Not reading, but: I wanted to really love Carly Rae Jepson’s new song, but in fact the pop song I can’t turn off this week is BØRNS “Seeing Stars” (it’s not new, but I just heard it).
I had not seen a new post on WorstCats for quite some time and somehow stumbled on it again this week: update that it is still awesome.
Finally, Red Queen, by Victoria Aveyard. This book, which I only mention because it debuted mysteriously at number one on the NYT Bestseller list (???), is not one I’d recommend reading. But it was entertainingly dialed-up and rollicking, with crazy rock-exploding set pieces and strange politics, sort of like the YA version of Jupiter Ascending, a movie I quite enjoyed. If the Wachowski’s make a movie version of Red Queen then you should definitely go, especially if they cast Channing Tatum (the book is actually better if you imagine the lead dude being played by Channing Tatum — though, what’s not).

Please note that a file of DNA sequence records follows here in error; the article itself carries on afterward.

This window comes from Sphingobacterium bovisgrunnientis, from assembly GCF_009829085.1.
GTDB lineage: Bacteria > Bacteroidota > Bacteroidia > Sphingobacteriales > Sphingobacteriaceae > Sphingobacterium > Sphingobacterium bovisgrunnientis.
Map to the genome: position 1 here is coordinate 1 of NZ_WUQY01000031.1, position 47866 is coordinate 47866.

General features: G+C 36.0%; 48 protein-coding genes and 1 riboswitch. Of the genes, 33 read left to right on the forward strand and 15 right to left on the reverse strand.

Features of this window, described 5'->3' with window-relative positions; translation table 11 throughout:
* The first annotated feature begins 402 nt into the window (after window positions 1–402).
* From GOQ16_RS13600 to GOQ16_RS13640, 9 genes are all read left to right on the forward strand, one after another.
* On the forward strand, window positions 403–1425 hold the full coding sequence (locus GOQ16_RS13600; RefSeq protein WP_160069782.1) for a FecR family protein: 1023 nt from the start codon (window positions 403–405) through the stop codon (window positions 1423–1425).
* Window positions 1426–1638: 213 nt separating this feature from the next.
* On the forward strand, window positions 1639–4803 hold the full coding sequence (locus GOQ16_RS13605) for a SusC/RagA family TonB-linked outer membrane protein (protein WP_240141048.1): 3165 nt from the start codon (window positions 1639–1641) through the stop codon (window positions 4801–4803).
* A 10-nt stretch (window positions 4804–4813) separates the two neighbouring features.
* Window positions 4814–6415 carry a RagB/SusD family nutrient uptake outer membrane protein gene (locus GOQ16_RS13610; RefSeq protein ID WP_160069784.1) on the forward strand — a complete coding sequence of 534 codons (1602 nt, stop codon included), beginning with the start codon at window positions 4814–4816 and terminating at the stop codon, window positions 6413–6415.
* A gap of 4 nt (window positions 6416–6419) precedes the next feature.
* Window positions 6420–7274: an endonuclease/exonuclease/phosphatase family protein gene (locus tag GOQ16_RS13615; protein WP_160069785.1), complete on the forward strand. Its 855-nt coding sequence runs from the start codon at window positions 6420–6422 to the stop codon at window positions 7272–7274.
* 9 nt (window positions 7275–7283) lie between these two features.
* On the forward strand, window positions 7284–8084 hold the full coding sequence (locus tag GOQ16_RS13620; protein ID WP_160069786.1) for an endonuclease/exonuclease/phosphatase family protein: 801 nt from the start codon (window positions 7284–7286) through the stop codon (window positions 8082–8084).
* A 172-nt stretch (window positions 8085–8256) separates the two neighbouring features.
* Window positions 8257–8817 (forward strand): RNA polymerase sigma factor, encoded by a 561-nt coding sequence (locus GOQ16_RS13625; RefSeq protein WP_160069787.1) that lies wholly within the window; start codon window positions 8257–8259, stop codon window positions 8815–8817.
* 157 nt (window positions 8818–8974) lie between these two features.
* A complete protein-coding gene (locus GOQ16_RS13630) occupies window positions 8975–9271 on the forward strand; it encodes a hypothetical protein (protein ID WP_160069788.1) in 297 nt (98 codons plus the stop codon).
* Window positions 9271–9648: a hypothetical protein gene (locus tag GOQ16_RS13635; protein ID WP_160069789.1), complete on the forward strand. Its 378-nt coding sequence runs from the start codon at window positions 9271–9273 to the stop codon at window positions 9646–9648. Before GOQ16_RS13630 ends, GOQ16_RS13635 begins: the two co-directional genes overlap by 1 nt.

By Alec Ash
It was the first day of the Chinese new year  in Urumqi, not that many Uighurs particularly cared. It’s not their holiday. But it was also a Friday, which meant the biggest weekly public prayer at the Grand Bazaar. The Bazaar itself, the world’s largest, was closed. Outside it, hundreds of Muslims laid out their mats, kneeled and prostrated themselves to the yodelling refrain of “Allah Akbar” coming from the speaker system.
Across the street, a clump of security guards watched them, looking bored. From their appearance they were all Uighur, or at least all part Uighur. It was winter, almost -20ºC, and they wore fur hats, warming their hands in their pockets. Behind the guards, in an armored van parked opposite the Bazaar, were soldiers. One of them was doubled over the driving wheel, sleeping. Continue reading